Targeted approach to high-impact crimes lowers recidivism
A report by the Research and Documentation Centre (WODC) reveals a notable decline in recidivism rates among perpetrators of high-impact crimes. The report, titled 'Recidivism after high-impact crimes (HIC)', was presented today by Minister of Justice and Security Grapperhaus to Rotterdam Mayor Aboutaleb, chair of the Robbery Task Force. High-impact crimes include robberies, muggings, housebreakings and violent offences. The decline in recidivism (over two years) was highest among robbers, dropping from 52.4% in 2004 to 37.6% in 2013. At the same time, the report notes that a large share of HICs, particularly muggings, are committed by juvenile offenders. Preventing delinquent behaviour among juveniles therefore remains a priority for all parties involved. Minister of Justice and Security Grapperhaus and Minister for Legal Protection Dekker today submitted the findings on recidivism among perpetrators of high-impact crimes to the Lower House of Parliament.
Minister Grapperhaus expressed satisfaction with the results. 'This monitor shows that our intensified approach to high-impact crimes is bearing fruit, and I commend the Robberies Task Force chair for his administrative commitment to this issue. Intensive measures remain necessary, however, among other things through the integral person-specific approach being used at Community Safety Partnerships.'
Minister Dekker called the large share of juvenile offenders troubling, and expects regional initiatives will do much to curb juvenile delinquency. 'I personally witnessed how the Prevention Intervention Team in Amsterdam managed to help prevent this kind of behaviour. The municipality is taking active steps by screening kids who are at a higher risk of developmental problems and providing them with intensive guidance', he said. An increasing number of municipalities are also implementing a behavioural intervention called 'Who you are is up to you' (Alleen jij bepaalt wie je bent), which focuses on targeted guidance for youth at a heightened risk of falling into criminality.
Robberies Task Force
The Robberies Task Force has played an important part in the results achieved thus far by spotlighting the need for an integral approach to HICs. Good strides have been made in recent years by teaming up with chain partners, the business community and civil society organisations, leading to a record-low number of robberies in 2017, as well as a sharp decline in muggings and housebreakings.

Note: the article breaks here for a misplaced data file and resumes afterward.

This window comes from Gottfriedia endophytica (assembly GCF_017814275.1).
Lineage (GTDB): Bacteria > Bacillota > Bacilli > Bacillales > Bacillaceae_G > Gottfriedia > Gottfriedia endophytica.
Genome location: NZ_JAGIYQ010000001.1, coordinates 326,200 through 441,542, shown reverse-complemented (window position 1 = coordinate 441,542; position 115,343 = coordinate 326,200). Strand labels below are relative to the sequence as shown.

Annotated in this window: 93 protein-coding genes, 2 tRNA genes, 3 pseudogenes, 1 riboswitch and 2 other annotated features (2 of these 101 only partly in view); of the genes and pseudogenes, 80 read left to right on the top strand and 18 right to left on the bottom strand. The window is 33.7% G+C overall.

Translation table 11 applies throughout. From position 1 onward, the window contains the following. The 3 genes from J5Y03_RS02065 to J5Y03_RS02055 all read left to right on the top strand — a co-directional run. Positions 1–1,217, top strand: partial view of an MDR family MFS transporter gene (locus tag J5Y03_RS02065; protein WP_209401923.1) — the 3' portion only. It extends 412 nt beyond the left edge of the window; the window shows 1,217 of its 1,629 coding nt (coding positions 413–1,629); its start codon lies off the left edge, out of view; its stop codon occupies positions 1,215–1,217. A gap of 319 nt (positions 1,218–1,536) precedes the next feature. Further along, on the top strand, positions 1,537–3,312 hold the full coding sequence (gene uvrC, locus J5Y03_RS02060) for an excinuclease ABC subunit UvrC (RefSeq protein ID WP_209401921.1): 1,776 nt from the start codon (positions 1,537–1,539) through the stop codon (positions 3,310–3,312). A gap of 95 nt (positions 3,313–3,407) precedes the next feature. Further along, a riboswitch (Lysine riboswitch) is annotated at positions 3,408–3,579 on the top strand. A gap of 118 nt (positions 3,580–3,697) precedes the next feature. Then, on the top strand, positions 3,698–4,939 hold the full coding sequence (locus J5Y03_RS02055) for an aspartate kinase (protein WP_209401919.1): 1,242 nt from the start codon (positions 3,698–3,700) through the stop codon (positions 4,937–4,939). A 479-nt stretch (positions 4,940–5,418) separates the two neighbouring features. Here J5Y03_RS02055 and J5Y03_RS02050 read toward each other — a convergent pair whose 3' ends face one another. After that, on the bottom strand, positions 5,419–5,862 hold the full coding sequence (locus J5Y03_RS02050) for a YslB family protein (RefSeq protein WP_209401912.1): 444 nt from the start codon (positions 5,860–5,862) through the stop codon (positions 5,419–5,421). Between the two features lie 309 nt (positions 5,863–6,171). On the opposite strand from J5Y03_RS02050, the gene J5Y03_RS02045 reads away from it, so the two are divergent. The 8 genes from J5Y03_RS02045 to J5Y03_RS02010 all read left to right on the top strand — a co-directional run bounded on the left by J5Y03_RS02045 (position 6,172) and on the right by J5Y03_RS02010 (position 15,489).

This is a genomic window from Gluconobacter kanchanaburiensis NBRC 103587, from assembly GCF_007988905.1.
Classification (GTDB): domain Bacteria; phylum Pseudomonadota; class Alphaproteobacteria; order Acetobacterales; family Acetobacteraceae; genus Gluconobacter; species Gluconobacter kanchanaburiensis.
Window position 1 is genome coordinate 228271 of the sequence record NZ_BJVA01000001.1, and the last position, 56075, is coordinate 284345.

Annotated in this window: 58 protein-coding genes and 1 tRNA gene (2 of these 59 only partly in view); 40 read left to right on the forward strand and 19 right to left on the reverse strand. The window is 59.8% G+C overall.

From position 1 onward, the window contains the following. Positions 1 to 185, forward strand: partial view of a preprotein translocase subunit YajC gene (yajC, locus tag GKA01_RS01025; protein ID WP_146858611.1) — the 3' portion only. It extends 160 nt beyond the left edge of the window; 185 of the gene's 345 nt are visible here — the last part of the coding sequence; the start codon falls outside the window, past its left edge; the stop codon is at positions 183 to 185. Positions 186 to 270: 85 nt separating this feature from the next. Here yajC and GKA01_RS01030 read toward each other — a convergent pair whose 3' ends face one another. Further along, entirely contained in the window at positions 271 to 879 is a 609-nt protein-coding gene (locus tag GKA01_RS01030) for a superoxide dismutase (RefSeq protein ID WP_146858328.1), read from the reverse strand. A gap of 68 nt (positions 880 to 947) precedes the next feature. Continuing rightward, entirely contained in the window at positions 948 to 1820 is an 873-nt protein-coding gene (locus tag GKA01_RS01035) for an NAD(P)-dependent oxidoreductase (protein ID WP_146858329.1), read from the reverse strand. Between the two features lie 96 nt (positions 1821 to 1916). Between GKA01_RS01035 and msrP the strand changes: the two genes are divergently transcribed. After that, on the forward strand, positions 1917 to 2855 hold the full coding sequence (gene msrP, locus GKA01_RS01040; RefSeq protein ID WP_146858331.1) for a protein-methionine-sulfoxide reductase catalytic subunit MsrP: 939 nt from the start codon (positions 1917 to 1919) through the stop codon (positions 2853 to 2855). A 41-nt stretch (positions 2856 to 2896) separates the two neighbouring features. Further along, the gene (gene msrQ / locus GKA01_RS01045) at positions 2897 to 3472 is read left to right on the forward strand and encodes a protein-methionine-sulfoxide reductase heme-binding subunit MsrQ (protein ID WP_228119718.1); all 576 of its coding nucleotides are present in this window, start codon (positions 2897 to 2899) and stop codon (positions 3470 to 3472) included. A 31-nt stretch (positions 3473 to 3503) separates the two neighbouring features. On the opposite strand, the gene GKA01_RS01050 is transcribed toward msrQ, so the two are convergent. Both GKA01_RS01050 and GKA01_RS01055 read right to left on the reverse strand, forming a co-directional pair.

The Community Safety Partnerships are closely involved through their integral person-specific approach, which relies on electronic screening for heightened surveillance of released robbers. In light of this programme's importance, the presentation of the WODC's HIC recidivism report was held at the Rotterdam-Rijnmond Community Safety Partnership.
Mayor Aboutaleb affirmed the picture painted by the WODC: 'We too have seen a continuing decline in this region in recent years. This trend has been achieved through a shared focus and commitment to the person-specific approach. It is good to see that the percentage of perpetrators of crimes with a high impact on society is declining further in our region also, and that the regional approach is proving effective.'
In the period ahead, work to further improve the integral person-specific approach for HIC perpetrators will continue in collaboration with various regional Community Safety Partnerships, including in Rotterdam-Rijnmond. This will focus in particular on the highly problematic group of offenders responsible for ram raids, ATM gas attacks and serious violent offences, as well as on dealing with confused suspects.
The WODC's HIC recidivism monitor runs through the end of 2021. Updates are published annually.